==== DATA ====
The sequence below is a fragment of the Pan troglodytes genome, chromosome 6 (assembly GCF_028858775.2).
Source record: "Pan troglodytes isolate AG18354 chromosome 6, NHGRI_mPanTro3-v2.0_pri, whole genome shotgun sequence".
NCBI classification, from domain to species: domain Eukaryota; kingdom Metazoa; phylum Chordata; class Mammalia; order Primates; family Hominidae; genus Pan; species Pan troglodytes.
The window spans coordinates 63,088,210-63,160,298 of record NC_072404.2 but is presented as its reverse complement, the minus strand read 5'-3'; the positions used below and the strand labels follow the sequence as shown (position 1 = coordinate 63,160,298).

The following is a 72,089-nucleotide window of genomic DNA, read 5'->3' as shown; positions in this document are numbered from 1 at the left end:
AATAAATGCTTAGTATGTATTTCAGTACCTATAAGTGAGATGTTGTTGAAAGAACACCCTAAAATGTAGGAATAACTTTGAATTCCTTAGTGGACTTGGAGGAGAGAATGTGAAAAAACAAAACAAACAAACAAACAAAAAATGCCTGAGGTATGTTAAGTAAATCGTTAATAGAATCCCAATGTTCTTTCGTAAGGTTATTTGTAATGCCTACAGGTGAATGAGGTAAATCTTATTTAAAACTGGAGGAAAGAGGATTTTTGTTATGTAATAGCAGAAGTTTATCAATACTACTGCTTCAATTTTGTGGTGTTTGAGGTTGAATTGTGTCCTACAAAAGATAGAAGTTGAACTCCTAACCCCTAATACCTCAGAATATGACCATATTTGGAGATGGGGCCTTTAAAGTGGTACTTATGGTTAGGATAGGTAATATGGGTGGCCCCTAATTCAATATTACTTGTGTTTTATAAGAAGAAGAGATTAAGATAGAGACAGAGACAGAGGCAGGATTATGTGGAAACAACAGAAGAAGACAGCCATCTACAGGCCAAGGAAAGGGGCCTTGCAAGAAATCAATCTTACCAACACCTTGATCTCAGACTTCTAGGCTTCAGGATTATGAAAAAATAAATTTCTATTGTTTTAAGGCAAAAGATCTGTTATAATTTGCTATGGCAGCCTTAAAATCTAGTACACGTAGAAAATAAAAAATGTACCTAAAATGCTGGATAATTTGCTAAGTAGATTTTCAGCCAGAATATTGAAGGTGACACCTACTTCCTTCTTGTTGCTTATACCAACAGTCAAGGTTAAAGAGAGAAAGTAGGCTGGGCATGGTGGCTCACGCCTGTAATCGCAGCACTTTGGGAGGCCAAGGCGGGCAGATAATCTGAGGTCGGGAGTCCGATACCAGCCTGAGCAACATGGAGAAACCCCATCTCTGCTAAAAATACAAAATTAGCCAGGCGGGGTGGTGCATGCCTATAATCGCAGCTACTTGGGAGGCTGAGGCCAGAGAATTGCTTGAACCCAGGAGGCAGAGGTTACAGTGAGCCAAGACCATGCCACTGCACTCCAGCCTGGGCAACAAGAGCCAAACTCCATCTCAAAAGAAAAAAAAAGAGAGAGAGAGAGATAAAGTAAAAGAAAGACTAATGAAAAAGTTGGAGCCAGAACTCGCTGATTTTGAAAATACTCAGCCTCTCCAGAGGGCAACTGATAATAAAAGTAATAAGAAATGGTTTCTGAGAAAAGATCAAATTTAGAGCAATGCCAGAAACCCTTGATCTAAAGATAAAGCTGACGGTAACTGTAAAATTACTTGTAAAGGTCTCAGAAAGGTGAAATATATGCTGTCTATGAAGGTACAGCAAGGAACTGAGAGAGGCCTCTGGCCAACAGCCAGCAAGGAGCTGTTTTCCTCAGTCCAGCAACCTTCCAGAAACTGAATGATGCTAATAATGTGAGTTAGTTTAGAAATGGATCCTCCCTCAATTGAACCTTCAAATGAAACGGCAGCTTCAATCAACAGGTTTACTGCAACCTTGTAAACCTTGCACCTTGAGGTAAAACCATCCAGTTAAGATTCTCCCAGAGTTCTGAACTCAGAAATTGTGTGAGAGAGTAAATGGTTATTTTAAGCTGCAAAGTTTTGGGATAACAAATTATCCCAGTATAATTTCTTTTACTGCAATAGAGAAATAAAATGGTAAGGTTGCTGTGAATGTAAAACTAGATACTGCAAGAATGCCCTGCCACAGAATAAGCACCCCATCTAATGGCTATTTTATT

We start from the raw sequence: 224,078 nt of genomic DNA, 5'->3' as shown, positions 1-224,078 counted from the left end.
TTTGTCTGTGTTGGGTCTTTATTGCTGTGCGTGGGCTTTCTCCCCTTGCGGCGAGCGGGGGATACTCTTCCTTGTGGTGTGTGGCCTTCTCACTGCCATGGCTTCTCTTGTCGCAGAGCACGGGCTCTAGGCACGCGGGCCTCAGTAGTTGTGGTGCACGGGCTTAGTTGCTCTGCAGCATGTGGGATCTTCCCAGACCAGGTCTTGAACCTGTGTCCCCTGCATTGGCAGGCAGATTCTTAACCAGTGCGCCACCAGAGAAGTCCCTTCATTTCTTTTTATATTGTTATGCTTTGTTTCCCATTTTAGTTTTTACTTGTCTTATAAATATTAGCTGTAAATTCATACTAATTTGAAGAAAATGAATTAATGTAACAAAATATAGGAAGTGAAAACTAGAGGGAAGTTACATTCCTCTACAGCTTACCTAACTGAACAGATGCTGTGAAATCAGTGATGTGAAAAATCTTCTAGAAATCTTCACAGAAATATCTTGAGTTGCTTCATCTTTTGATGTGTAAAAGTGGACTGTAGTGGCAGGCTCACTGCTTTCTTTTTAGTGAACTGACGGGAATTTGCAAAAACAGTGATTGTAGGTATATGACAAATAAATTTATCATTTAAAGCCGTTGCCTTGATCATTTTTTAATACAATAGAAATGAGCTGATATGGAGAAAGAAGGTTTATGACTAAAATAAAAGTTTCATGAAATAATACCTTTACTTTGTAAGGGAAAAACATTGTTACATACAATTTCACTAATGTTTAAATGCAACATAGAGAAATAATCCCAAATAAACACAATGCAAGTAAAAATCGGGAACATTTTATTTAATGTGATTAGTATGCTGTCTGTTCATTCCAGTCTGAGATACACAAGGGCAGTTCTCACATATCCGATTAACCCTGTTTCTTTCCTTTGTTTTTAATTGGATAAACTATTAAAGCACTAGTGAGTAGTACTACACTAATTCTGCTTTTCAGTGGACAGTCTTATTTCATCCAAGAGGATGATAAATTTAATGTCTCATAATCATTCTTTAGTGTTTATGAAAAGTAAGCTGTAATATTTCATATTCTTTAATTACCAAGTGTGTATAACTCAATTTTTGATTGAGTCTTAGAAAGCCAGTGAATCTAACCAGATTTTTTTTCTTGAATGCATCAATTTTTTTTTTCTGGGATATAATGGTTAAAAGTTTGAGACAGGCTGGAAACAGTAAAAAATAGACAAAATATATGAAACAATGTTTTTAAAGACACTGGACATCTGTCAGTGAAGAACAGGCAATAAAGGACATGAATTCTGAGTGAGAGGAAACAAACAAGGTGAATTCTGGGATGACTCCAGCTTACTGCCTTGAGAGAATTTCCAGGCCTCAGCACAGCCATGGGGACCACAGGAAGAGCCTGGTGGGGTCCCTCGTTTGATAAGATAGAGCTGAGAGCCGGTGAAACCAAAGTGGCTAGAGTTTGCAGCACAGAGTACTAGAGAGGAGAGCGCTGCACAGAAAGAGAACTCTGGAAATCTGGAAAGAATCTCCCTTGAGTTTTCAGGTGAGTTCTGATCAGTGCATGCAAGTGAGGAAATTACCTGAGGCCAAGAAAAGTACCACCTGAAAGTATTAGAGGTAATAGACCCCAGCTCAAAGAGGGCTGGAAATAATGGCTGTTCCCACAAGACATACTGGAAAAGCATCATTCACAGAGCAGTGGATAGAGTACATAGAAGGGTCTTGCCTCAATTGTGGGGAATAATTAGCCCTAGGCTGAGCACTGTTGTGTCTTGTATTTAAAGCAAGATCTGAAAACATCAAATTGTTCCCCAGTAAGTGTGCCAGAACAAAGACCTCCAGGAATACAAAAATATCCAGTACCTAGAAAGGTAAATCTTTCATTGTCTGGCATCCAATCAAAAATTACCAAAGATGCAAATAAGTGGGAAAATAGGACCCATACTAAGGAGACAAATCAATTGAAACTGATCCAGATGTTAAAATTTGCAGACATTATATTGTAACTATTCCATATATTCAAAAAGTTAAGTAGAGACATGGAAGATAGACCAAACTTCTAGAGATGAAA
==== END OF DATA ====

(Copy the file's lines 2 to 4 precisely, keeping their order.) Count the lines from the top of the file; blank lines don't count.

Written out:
Source record: "Pan troglodytes isolate AG18354 chromosome 6, NHGRI_mPanTro3-v2.0_pri, whole genome shotgun sequence".
NCBI classification, from domain to species: domain Eukaryota; kingdom Metazoa; phylum Chordata; class Mammalia; order Primates; family Hominidae; genus Pan; species Pan troglodytes.
The window spans coordinates 63,088,210-63,160,298 of record NC_072404.2 but is presented as its reverse complement, the minus strand read 5'-3'; the positions used below and the strand labels follow the sequence as shown (position 1 = coordinate 63,160,298).